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#1 Tony Murray

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Posted 24 January 2009 - 08:02 PM

When a microphone's polar pattern is Line + gradient what does that mean?

Audio-Technica’s AT875R
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#2 Hal Smith

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Posted 25 January 2009 - 01:01 PM

When a microphone's polar pattern is Line + gradient what does that mean?
Audio-Technica’s AT875R

A pure shotgun microphone is a directional "traveling wave" mike which responds primarily to sound waves travelling along the barrel. A pure gradient microphone has a figure "8" directional pattern with equal response front and back, like the classic RCA 44BX ribbon mike.

By combining the two, AT has created a short shotgun with very little, if any, response to sound waves coming in from the side while still somewhat rejecting sound coming from behind the microphone. Normally the shorter a shotgun gets, the more it picks up sound from the side. The side rejection would come in real handy for rejecting noises like tape transport whirr when the mike is mounted on top of a camera.

I haven't had a chance yet to play around with one of the AT Line + Gradient mikes, I'd be interested in studying their audible sound coloration. It's real difficult to build any mike with a truly flat frequency response and combining different modes of operation in one mike would make that even harder. Prosumer equipment's specifications are sometimes more than a little bit questionable, marketing departments have a lot more clout in prosumer companies than they do in truly professional product manufacturers like Sennheiser.
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#3 Tony Murray

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Posted 25 January 2009 - 02:34 PM

A pure shotgun microphone is a directional "traveling wave" mike which responds primarily to sound waves travelling along the barrel. A pure gradient microphone has a figure "8" directional pattern with equal response front and back, like the classic RCA 44BX ribbon mike.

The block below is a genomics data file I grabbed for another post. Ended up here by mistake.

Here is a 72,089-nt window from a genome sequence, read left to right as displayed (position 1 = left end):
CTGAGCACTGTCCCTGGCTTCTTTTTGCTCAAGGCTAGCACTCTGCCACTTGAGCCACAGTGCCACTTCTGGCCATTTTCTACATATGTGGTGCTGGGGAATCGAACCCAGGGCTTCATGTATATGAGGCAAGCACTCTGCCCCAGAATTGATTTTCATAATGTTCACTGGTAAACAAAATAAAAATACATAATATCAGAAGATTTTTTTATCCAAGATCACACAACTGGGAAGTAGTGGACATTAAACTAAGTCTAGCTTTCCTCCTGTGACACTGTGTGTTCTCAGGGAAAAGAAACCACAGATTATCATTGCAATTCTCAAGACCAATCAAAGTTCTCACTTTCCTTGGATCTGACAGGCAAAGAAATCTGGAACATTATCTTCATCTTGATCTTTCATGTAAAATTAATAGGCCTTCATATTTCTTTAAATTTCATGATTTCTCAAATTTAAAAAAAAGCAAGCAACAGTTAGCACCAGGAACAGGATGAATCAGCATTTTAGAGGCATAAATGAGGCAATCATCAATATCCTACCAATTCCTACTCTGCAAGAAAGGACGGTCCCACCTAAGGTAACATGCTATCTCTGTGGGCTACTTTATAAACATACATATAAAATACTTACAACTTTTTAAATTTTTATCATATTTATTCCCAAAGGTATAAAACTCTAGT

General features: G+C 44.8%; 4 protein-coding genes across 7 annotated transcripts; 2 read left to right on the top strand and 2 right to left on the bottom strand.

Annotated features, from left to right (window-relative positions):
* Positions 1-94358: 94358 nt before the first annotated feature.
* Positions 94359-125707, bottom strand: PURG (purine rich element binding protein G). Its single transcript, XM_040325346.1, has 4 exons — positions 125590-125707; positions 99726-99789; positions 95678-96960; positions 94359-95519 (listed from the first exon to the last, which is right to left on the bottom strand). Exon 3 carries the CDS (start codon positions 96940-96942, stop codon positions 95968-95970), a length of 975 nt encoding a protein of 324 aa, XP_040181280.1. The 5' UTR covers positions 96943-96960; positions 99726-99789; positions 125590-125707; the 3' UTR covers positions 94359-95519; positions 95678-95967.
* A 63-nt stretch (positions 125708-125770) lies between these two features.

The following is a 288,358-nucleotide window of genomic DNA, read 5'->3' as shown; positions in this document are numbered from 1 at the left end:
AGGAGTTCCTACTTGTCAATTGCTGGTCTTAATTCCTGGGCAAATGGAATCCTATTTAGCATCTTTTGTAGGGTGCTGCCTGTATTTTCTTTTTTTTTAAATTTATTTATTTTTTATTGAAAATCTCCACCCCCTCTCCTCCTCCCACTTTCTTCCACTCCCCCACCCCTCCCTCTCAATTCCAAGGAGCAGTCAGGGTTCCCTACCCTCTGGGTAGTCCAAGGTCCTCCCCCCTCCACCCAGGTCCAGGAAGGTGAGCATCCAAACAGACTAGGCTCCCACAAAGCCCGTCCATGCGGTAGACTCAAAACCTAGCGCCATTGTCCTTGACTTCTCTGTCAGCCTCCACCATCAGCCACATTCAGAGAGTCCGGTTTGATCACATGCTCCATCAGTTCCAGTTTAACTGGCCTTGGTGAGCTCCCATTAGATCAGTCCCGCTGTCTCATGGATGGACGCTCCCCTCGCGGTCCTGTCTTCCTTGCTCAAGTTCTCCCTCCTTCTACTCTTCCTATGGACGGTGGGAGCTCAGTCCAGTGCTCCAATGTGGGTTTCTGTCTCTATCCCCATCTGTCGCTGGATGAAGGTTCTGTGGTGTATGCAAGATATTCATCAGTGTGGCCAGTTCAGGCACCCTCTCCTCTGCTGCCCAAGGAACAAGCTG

By combining the two, AT has created a short shotgun with very little, if any, response to sound waves coming in from the side while still somewhat rejecting sound coming from behind the microphone. Normally the shorter a shotgun gets, the more it picks up sound from the side. The side rejection would come in real handy for rejecting noises like tape transport whirr when the mike is mounted on top of a camera.

I haven't had a chance yet to play around with one of the AT Line + Gradient mikes, I'd be interested in studying their audible sound coloration. It's real difficult to build any mike with a truly flat frequency response and combining different modes of operation in one mike would make that even harder. Prosumer equipment's specifications are sometimes more than a little bit questionable, marketing departments have a lot more clout in prosumer companies than they do in truly professional product manufacturers like Sennheiser.



Ok makes sense thanks. If one wanted a good mic (camera mounted) cardioid pattern. Do you have a recommendation? The mic would be used in controlled environments.
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#4 Hal Smith

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Posted 25 January 2009 - 02:57 PM

There is a fair number of quality mikes. For camera mount mikes you probably want to look at hypercardiods, there are good ones from companies like Sennheiser and Beyer. I'd consider condensor mikes first. If cost is a concern Shure's dynamic mikes are probably the best bang for buck.
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#5 Tony Murray

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Posted 25 January 2009 - 03:08 PM

My budget is between 2-500. usd. Any specific reason for the hyper? The hyper picks up sound from behind, which I don't want. I need to pick up sound roughly 4 feet in front of me, by 4 feet wide.

I plan to pick up the juicedlink cx231, so I will have phantom available.
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#6 Hal Smith

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Posted 25 January 2009 - 10:01 PM

My budget is between 2-500. usd. Any specific reason for the hyper? The hyper picks up sound from behind, which I don't want. I need to pick up sound roughly 4 feet in front of me, by 4 feet wide.

I plan to pick up the juicedlink cx231, so I will have phantom available.